The movement is gaining momentum. It started six years ago on the fringes of the California desert outside Borrego Springs with the first Babes Ride Out, spawned a Pacific Northwest offshoot called the Dream Roll, and has even matriculated to Sturgis in the form of the Wild Gypsy Tour. These gatherings bring the collective of women riders together, allows them to share the camaraderie motorcycle riding evokes, and provides an opportunity for women in the wind to celebrate their love of the two-wheeled lifestyle. As the number of women motorcyclists has risen, so has the number of events catering to their growing ranks.

fourth annual Dream Roll
The fourth annual Dream Roll event was held on the outskirts of Oregon’s high desert, near Twin Lakes.Angie Harley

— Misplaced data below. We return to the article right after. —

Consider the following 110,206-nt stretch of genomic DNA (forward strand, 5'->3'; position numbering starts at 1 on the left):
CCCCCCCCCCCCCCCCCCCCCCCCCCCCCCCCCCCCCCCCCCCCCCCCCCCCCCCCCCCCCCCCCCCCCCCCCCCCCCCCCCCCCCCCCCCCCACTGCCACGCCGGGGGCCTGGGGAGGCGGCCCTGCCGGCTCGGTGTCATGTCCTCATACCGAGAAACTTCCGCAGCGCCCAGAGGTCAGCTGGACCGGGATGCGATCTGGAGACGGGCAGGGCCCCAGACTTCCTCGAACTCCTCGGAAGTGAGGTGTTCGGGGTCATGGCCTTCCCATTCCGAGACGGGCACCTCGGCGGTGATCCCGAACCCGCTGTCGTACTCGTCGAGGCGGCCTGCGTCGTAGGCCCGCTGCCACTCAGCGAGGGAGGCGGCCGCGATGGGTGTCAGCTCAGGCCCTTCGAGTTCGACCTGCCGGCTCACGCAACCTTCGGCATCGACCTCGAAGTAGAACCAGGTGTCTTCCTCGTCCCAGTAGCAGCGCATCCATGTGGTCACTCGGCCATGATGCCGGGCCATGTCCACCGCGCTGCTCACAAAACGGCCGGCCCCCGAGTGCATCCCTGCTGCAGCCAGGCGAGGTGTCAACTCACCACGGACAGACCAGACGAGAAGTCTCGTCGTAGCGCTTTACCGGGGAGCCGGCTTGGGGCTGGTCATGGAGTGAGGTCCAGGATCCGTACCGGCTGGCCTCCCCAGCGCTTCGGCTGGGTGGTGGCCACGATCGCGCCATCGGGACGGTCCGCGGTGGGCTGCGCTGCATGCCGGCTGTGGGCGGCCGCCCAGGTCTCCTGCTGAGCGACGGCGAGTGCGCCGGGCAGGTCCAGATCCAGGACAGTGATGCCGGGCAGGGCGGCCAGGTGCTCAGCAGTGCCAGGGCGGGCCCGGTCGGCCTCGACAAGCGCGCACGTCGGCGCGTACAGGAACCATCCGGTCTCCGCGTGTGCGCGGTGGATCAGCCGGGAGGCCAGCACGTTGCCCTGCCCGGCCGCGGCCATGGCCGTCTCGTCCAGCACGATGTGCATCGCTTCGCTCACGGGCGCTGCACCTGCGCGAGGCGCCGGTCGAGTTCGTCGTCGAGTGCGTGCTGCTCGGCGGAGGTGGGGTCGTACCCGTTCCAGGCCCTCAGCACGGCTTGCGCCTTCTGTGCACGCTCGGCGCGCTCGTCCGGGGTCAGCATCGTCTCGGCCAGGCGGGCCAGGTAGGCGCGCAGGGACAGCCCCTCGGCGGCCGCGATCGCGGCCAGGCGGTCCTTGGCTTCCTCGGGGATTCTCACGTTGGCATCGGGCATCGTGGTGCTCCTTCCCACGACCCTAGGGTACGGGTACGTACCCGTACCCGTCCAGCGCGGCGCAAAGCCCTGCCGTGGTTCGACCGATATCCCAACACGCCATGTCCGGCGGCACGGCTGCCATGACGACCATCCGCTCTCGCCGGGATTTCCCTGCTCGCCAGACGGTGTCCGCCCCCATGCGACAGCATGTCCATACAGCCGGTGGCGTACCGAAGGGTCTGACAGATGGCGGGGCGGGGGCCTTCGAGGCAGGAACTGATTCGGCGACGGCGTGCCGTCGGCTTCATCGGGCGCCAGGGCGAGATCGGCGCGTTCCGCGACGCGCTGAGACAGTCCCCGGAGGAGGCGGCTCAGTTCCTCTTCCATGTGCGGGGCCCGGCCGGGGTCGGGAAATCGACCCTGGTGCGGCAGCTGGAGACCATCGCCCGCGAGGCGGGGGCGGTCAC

Sitting on the outskirts of Oregon’s high desert, Twin Lakes was the ideal setting for the fourth annual Dream Roll. Tents dotted the landscape beneath the pines as hundreds of lady riders transformed the campground into their playground for the weekend. The motorcycles parked beneath the trees were as diverse as the women themselves; sportbikes intermingled with ADVs, Sportsters, and Dynas. Dirt bikes buzzed the campground by day, while campfires burned late into the night as Dream Rollers partied into the wee hours.

“This was my first Dream Roll. The location was beautiful and I had so much fun. I’ve never been anywhere where it felt like a true sisterhood where you could just be yourself and no one was judging you,” Amy Bonin said.

sisterhood of women riders
Events like the 2018 Dream Roll promote the sisterhood of women riders, no matter who you are or what you ride.Angie Harley